Nightfighter – Boardgame Review
Nightfighter. Boardgame Review. Publisher: GMT Games. Designer: Lee Brimmicombe-Wood. $55
Passed Inspection: Beautiful full color components, many scenarios, well-written rules. Covers both European and Pacific Theaters. Unusual subject matter. Immersive solitaire play with the downloaded rules supplement.
Failed Basic: Out of the box the game is not suited to solitaire play. Mounted play map would have been nice. Box cover seems to scratch very easily causing damage to some very nice artwork.
October 1940 – a moonless, nearly cloudless night near the North German coast – a lone Me110C-4 circles over a searchlight zone awaiting. The ground based Freya search radar picks up what may be incoming British medium bombers. The Me110 “Destroyer” pilot heads toward what may be a bomber stream, its pilot and rear gunner strain their eyes looking for any trace of the British planes. After three minutes, the Freya operator reports what may be a lock on a British plane and the pilot of the Me110 gets a radio message with rough co-ordinates to intercept. Through the pitch darkness, the German pilot and gunner continue to watch the sky – cursing the lack of clouds and the wishing for a radar system that was small enough to install in their airplane. Then the air crew sees something and circles around to try and make an identification.
Meanwhile, the Freya operator on the ground picks up two more possible contacts. The German destroyer crew sees a shape looming in the distance – a British bomber. They maneuver to its 6 o’clock position and fire! The cannon shells hit home and the bomber crew are taken by surprise – they don’t even shoot back. A second burst and the bomber explodes. Unfortunately, the Me110 crew are momentarily blinded by the blast and their night vision is ruined. They slowly circle around and, as they regain their night vision, hope to find another British bomber. The German crew is unaware that they have passed within less than 1 mile of a second and third British bomber. The other bombers strike their targets and return home, thankful for the cover of the moonless night.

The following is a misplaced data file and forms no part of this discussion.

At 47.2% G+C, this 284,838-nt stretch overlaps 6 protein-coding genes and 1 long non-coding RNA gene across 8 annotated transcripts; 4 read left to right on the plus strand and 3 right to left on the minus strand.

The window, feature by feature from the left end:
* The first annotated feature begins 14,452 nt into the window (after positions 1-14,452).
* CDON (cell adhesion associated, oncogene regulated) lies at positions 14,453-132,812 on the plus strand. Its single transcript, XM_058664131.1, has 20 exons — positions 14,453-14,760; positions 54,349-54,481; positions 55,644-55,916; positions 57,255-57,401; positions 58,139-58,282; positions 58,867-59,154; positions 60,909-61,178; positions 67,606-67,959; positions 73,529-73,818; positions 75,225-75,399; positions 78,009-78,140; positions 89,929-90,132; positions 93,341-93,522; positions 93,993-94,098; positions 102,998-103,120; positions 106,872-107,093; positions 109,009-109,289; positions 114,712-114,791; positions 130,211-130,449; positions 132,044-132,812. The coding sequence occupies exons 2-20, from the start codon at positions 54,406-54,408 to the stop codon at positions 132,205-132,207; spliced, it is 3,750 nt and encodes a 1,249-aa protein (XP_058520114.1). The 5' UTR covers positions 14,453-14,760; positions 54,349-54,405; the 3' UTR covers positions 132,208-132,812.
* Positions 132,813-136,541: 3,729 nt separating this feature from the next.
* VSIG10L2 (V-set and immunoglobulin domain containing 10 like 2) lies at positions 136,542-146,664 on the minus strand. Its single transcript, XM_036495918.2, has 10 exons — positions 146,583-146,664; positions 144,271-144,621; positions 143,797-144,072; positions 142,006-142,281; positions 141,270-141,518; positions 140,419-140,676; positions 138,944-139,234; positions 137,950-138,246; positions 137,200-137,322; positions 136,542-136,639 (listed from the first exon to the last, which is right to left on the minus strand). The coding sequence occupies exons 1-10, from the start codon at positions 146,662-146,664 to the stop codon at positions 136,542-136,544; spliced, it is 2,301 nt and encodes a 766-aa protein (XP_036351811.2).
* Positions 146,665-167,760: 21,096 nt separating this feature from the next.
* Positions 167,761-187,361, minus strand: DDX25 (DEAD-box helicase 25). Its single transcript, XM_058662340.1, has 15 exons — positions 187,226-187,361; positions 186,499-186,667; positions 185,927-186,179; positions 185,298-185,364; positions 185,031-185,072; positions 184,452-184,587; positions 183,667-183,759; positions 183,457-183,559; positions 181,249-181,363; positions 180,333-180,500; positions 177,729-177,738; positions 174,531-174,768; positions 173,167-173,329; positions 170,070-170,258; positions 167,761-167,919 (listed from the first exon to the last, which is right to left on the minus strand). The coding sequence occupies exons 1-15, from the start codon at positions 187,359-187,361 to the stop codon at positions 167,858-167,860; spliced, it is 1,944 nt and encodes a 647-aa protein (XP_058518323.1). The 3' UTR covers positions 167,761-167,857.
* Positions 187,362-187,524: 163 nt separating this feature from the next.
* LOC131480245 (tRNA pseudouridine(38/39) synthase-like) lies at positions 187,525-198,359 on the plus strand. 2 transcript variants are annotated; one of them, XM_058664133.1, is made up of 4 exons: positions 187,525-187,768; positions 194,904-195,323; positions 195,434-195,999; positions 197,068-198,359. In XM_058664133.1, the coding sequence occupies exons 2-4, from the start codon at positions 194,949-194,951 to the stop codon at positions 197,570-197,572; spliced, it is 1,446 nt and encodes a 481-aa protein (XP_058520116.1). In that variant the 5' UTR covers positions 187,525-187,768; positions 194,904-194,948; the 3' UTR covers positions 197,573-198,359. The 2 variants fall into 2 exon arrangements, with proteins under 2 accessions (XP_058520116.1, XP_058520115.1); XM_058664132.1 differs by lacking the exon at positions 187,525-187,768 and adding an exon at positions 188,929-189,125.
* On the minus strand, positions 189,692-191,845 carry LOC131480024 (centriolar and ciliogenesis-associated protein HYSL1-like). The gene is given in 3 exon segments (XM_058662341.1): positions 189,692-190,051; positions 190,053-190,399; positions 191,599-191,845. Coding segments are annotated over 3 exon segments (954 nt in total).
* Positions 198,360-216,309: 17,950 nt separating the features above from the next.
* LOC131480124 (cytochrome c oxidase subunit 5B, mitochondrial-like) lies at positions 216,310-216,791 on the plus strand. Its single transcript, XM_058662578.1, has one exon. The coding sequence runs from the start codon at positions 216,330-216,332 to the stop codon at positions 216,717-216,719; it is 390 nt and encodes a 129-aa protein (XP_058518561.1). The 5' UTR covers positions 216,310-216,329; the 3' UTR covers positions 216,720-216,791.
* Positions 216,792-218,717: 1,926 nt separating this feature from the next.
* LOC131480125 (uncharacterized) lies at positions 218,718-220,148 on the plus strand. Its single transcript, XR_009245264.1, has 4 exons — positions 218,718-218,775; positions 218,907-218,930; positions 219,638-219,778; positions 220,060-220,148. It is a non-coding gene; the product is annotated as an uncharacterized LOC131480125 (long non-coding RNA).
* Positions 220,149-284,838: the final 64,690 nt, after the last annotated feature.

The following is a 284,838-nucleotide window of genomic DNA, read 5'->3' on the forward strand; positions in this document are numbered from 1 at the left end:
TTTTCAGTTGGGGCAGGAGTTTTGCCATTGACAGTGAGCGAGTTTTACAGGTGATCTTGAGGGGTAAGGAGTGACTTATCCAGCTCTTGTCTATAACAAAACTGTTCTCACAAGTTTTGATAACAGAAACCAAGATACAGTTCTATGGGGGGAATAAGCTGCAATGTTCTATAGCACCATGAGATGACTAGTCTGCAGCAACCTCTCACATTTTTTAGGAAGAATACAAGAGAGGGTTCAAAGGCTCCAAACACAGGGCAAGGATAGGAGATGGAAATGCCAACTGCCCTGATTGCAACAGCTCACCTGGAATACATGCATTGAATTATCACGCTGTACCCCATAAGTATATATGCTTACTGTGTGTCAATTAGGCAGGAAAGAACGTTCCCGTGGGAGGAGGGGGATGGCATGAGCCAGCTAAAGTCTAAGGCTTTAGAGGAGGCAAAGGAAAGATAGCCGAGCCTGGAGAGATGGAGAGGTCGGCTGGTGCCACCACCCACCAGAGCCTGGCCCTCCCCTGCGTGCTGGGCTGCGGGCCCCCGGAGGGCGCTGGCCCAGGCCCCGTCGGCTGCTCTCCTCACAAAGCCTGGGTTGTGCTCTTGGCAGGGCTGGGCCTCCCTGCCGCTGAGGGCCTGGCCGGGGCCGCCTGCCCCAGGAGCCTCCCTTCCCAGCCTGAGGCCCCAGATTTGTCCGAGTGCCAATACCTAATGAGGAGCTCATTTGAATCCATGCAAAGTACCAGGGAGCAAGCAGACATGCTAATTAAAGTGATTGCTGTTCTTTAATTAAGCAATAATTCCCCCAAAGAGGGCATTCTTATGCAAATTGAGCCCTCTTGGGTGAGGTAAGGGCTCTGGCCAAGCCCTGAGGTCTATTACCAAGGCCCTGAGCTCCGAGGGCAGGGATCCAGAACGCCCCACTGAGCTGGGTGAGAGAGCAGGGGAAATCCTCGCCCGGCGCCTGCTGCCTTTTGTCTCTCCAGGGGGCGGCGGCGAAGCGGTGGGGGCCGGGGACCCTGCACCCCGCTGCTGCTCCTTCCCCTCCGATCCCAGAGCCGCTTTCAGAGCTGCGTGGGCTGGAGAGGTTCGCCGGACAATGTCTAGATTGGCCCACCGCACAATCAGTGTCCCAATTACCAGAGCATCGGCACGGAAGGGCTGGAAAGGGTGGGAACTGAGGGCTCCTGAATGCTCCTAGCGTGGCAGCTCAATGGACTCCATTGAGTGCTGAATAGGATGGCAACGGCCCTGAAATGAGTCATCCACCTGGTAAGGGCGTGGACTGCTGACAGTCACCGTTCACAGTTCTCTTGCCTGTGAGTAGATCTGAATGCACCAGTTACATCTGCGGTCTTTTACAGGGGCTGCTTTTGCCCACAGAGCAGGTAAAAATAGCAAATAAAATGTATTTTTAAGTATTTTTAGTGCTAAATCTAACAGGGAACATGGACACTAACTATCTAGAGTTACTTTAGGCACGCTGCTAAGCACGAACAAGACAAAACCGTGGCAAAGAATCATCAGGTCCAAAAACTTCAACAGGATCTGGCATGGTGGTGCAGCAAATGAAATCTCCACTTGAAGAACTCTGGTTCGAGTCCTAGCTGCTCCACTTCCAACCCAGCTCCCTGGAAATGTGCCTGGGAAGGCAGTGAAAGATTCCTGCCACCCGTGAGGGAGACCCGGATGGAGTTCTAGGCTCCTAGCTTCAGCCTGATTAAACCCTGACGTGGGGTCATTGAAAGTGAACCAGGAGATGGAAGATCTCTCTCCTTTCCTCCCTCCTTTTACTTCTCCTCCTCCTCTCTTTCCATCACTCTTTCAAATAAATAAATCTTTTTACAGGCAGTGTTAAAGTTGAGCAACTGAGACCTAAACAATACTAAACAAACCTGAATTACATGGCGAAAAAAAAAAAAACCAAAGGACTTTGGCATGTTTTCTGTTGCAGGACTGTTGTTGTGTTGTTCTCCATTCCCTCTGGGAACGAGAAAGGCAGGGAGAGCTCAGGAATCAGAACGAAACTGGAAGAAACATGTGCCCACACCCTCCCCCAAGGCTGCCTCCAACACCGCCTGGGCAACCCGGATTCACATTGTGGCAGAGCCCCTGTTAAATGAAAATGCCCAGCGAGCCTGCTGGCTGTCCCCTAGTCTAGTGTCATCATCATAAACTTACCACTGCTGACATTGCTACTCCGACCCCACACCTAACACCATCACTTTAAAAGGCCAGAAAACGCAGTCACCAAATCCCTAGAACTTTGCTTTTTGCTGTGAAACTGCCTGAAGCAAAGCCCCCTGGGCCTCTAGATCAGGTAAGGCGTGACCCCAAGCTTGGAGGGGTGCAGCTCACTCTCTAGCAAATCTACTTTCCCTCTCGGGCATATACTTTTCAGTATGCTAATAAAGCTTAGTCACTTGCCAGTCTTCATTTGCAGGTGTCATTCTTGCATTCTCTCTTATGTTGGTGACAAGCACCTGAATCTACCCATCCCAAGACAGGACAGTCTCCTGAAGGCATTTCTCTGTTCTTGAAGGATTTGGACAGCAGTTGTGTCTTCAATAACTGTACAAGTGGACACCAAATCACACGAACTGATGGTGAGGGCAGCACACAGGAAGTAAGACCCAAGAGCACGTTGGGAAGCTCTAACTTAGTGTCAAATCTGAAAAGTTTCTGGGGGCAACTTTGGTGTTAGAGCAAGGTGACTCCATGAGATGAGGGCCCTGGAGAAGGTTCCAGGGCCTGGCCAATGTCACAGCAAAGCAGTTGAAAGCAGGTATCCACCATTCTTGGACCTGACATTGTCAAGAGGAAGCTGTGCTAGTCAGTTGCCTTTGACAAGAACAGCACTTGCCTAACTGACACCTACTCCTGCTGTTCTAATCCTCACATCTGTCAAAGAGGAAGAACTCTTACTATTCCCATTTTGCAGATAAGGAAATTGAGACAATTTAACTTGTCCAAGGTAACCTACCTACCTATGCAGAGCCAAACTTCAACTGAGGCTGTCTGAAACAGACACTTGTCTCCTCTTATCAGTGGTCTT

So reads my play through narrative of the second scenario included in GMT’s new game of nighttime aerial warfare Nightfighter. The designer of Nightfighter, Lee Brimmicombe-Wood, also wrote GMT’s Bomber Command and the systems are compatible.
Ooh, ah! – The game components.
Upon opening the game box, the first response you get from most gamers is a 4th of July firework style “ooh ah” as they see the hypnotic blue, black and purple color scheme of the maps, counters and dice. The box design is nice but on my copy the cover scratches easily but the outstanding components more than make up for it. Aside from the rule book, scenario book, and rule supplement book (which covers campaign gaming aspects), there are two sheets of die cut counters, six gorgeous blue and purple marbled dice, a player map and an umpire map, game screens, one patrol display sheet, and zip lock bags to help keep your counters and dice safe. As with other GMT published games, there is a note from a GMT employee attesting to the quality control of the package. This attention to customer support detail is what distinguishes GMT products from less customer friendly companies whose products dominate the gaming marketplace.
The rules are well written and presented in a programmed learning manner in which the instructions will tell you to play a given scenario to reinforce what you’ve read. There is even a complete glossary to help with terminology that may not be familiar to many players.
Nightfighter is an umpired game. The umpire, with a smaller map, sits behind the included game screen and keeps track of the hidden bombers and intruder night fighters while the player controls nightfighters attempting to shoot down the bombers and avoid the intruder nightfighters. While this system creates a very engaging game for two players, it is not at all suited for solitaire play but with the new Solitaire Rules download from the GMT website, the game becomes perfectly suited for solitaire play as well.
Each counter in the game represents one nightfighter or one bomber. Counters are also provided for searchlights, radar sweeps and lock-ons, damage markers, tally (spotting) markers, as well as counters to randomize where the bombers enter the map and other status displays. Each turn represents one minute and each hex one mile. While most aviation games have turns in the seconds and hexes representing hundreds of feet, the scale in Nightfighter helps to represent the emptiness of the night sky. This game is more about hunting and spotting the enemy and then maneuvering to shoot him down than the classic dogfight. As such, altitude is abstractly represented as is maneuvering. You don’t have to keep track of wing pitch and nose angles in this game. The war in the air at night was very much about finding the prey as opposed to dogfighting. Many bombers don’t have much time to even fire back unless they have tail warning radars. The enjoyment in the game comes from trying to find the bombers or, if you are the umpire, trying to avoid searchlights as well as nightfighters and bomb your target. A scenario typically only lasts around an hour or less.